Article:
Traffic-weary Atlanta is no longer among the top 25 polluted cities for airborne soot, according to a report by the American Lung Association. But the city still received a failing grade for air quality. John McCosh/Georgia Recorder
About four in 10 people nationally are breathing unhealthy air in spite of progress made in curbing pollution, including slight gains here in Georgia, according to a new report.
The annual “State of the Air” report, released Wednesday by the American Lung Association, captures a three-year period before the COVID-19 pandemic cleared Atlanta’s roadways of a major contributor to the city’s air pollution.
But the pandemic has brought new attention to respiratory health. People with chronic lung disease are at a greater risk of suffering serious complications from COVID-19, including death, and were included early on in the governor’s stay-at-home order more than a year ago.
“The COVID-19 pandemic has driven home to the world the preciousness of healthy lungs,” the report says. “As the nation continues to respond to the pandemic, reducing air pollution is critical for respiratory health now and in the future.”
The report focuses on ozone and both annual and short-term particle pollution, which the association calls two of the most dangerous and pervasive pollutants nationwide. Chemicals from power plants, industrial operations and cars create harmful ozone when exposed to sunlight. Particle pollution can come from sources like construction sites, fires and smokestacks.
In Georgia, cities drew mixed reviews in the report. Traffic-weary Atlanta is no longer among the top 25 polluted cities for soot. But the city still received a failing grade in the report, which ranked Atlanta 35th in ozone pollution and 31st for particle pollution, up from the 23rd worst last year.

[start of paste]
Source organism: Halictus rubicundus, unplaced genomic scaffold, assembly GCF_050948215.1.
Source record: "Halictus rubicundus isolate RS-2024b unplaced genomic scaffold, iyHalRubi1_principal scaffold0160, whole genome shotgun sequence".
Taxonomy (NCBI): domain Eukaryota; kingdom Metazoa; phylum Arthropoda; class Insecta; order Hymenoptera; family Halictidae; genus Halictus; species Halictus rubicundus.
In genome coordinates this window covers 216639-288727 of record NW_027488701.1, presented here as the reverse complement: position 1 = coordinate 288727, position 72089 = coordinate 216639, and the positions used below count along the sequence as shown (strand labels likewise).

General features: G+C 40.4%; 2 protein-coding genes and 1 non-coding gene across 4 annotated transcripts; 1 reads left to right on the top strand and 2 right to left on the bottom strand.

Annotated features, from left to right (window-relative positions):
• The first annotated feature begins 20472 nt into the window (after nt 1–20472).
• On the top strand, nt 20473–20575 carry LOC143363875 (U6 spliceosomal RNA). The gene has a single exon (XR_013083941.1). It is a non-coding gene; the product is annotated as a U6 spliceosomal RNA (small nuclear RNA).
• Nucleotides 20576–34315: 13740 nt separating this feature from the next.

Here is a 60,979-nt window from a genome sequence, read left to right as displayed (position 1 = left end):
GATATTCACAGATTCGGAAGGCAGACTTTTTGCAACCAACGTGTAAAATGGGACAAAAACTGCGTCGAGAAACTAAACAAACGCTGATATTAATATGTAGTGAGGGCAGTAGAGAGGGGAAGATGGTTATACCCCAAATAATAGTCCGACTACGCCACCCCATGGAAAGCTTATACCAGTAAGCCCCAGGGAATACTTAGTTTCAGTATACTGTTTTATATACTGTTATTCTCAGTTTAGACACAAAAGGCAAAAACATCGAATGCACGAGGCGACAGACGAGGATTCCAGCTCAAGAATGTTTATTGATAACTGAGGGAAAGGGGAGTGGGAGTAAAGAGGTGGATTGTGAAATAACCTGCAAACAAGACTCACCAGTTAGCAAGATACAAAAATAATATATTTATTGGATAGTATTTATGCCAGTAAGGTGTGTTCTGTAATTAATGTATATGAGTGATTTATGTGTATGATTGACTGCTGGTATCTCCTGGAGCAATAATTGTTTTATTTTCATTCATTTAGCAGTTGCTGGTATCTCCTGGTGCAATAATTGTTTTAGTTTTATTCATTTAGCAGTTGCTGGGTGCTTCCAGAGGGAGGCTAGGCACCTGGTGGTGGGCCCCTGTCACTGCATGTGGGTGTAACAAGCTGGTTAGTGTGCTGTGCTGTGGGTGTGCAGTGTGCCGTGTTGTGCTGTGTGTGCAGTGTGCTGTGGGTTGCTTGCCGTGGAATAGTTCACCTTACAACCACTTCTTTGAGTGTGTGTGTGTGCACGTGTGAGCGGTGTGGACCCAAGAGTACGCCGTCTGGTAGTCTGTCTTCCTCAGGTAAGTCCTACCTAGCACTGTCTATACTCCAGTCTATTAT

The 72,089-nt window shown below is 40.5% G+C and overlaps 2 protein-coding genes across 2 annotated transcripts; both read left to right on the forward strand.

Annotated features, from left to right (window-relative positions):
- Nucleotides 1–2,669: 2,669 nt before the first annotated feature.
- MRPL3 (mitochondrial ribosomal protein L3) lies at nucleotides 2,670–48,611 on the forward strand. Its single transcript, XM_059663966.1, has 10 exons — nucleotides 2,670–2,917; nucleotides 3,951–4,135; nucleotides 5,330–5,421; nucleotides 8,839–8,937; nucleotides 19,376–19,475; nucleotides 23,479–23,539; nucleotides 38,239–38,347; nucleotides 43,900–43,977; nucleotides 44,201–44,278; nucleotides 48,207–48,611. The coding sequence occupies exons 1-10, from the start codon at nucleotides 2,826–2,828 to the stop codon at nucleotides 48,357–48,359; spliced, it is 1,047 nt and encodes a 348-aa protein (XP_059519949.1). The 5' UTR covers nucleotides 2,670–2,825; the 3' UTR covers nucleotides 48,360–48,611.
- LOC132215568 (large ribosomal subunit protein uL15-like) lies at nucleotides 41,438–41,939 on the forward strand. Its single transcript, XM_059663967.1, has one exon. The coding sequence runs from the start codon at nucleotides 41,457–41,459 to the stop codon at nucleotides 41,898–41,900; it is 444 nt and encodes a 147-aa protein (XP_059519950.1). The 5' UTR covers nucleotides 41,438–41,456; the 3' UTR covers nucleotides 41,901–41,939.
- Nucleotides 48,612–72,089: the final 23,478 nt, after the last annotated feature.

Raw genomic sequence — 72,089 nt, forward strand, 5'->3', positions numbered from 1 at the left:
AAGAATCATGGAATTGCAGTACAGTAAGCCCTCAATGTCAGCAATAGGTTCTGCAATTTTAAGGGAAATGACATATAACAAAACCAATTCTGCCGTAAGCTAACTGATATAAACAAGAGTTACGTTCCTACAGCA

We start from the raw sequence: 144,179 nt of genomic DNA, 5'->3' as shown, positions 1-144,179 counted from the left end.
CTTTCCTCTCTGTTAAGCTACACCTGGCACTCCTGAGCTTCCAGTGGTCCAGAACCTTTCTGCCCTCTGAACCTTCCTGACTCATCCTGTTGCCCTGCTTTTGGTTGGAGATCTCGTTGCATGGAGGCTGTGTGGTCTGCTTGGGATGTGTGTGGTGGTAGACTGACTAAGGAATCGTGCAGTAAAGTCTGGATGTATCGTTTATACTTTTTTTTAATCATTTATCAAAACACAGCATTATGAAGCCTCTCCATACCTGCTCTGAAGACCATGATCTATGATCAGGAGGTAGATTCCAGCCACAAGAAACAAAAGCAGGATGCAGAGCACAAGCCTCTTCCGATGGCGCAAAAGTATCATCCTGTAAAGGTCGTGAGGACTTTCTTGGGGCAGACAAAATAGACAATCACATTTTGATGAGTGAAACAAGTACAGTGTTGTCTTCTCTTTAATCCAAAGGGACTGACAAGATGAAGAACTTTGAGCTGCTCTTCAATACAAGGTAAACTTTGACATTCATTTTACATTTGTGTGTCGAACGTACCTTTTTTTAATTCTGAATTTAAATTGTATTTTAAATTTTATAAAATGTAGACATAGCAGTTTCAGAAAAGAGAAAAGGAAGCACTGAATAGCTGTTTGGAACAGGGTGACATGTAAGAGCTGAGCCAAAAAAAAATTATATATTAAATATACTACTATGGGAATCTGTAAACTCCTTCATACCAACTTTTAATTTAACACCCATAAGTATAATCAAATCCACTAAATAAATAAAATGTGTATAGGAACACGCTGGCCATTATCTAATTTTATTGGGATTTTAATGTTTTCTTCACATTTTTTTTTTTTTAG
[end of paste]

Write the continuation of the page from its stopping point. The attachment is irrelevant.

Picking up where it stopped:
Outside of the capital city, the city of Columbus was deemed one of the cleanest cities for both ozone and short-term particle pollution. But the Fountain City did see an increase in the levels of year-round particle pollution.
In Augusta, the air quality was worse off for ozone and year-round pollution – and the area is now the 28th most polluted for year-round particle pollution – and Macon saw more days of unhealthy air quality for short-term particle pollution but improvement in ozone and year-round particle pollution.
Nationally, the association report found 14.8 million fewer people were filling their lungs with unhealthy air, mostly due to reduced levels of ozone pollution. But the threat of particulate matter pollution continues to worsen each year.
The report also found that 40% of Americans – or more than 135 million people – are living in communities with unhealthy levels of both types of pollution. And people of color are more than three times more likely than white people to breathe the most polluted air, according to the report.
“One area that COVID-19 has raised the level of awareness about is how community of colors are more likely to be exposed to polluted air and that the whole health safety net is in great need of repair, particularly in those communities,” said June Deen, director of advocacy for association in Georgia.
Deen said the effects of climate change hinders efforts to improve air quality, with hotter temperatures creating more ozone. She said she’s hopeful the federal government will rethink the current air quality standards under the Clean Air Act, which the Trump administration left as is despite calls to toughen them, and that the public will rally behind President Joe Biden’s plans to mitigate climate change.
“We have to strengthen our regulations to be able to combat that and certainly look to new and cleaner technologies for energy production,” Deen said.
There are steps the state could take too, such as bringing back tax breaks for low-emission vehicles and incentivizing the installation of more charging stations across Georgia for electric vehicles.
Improved air quality monitors in the state that feed air quality data to the U.S. Environmental Protection Agency, which was used for the association’s report, could also increase decision-makers’ understanding of Georgia’s air quality, she said.
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